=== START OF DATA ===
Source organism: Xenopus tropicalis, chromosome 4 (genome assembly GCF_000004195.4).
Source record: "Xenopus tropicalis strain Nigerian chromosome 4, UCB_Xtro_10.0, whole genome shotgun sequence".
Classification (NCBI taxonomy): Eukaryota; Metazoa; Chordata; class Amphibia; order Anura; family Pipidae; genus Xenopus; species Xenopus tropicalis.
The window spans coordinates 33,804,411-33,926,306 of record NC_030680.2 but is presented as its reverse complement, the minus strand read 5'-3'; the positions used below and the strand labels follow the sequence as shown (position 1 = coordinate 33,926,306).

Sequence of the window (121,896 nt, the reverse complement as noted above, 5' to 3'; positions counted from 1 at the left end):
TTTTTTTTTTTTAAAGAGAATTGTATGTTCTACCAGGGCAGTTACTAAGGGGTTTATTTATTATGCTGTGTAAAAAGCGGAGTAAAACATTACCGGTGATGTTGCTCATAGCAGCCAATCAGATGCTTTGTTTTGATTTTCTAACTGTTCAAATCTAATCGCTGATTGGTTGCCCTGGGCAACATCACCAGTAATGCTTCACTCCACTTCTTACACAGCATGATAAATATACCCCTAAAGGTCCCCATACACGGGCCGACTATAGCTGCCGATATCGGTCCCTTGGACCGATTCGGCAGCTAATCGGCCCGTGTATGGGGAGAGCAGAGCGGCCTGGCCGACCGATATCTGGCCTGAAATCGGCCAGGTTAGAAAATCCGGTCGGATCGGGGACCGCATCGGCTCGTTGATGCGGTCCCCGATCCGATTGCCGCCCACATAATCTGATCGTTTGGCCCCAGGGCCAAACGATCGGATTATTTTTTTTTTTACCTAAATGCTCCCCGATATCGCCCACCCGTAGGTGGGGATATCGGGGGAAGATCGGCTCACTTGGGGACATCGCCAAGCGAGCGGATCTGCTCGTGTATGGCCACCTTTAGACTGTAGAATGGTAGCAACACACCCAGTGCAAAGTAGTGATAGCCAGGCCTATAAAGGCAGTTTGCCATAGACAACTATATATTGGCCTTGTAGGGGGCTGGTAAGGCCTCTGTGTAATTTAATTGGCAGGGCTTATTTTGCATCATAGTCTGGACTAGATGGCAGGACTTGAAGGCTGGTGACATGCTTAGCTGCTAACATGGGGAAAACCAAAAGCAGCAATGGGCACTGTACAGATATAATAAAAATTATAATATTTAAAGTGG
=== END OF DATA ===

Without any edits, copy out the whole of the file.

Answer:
Source organism: Xenopus tropicalis, chromosome 4 (genome assembly GCF_000004195.4).
Source record: "Xenopus tropicalis strain Nigerian chromosome 4, UCB_Xtro_10.0, whole genome shotgun sequence".
Classification (NCBI taxonomy): Eukaryota; Metazoa; Chordata; class Amphibia; order Anura; family Pipidae; genus Xenopus; species Xenopus tropicalis.
The window spans coordinates 33,804,411-33,926,306 of record NC_030680.2 but is presented as its reverse complement, the minus strand read 5'-3'; the positions used below and the strand labels follow the sequence as shown (position 1 = coordinate 33,926,306).

Sequence of the window (121,896 nt, the reverse complement as noted above, 5' to 3'; positions counted from 1 at the left end):
TTTTTTTTTTTTAAAGAGAATTGTATGTTCTACCAGGGCAGTTACTAAGGGGTTTATTTATTATGCTGTGTAAAAAGCGGAGTAAAACATTACCGGTGATGTTGCTCATAGCAGCCAATCAGATGCTTTGTTTTGATTTTCTAACTGTTCAAATCTAATCGCTGATTGGTTGCCCTGGGCAACATCACCAGTAATGCTTCACTCCACTTCTTACACAGCATGATAAATATACCCCTAAAGGTCCCCATACACGGGCCGACTATAGCTGCCGATATCGGTCCCTTGGACCGATTCGGCAGCTAATCGGCCCGTGTATGGGGAGAGCAGAGCGGCCTGGCCGACCGATATCTGGCCTGAAATCGGCCAGGTTAGAAAATCCGGTCGGATCGGGGACCGCATCGGCTCGTTGATGCGGTCCCCGATCCGATTGCCGCCCACATAATCTGATCGTTTGGCCCCAGGGCCAAACGATCGGATTATTTTTTTTTTTACCTAAATGCTCCCCGATATCGCCCACCCGTAGGTGGGGATATCGGGGGAAGATCGGCTCACTTGGGGACATCGCCAAGCGAGCGGATCTGCTCGTGTATGGCCACCTTTAGACTGTAGAATGGTAGCAACACACCCAGTGCAAAGTAGTGATAGCCAGGCCTATAAAGGCAGTTTGCCATAGACAACTATATATTGGCCTTGTAGGGGGCTGGTAAGGCCTCTGTGTAATTTAATTGGCAGGGCTTATTTTGCATCATAGTCTGGACTAGATGGCAGGACTTGAAGGCTGGTGACATGCTTAGCTGCTAACATGGGGAAAACCAAAAGCAGCAATGGGCACTGTACAGATATAATAAAAATTATAATATTTAAAGTGG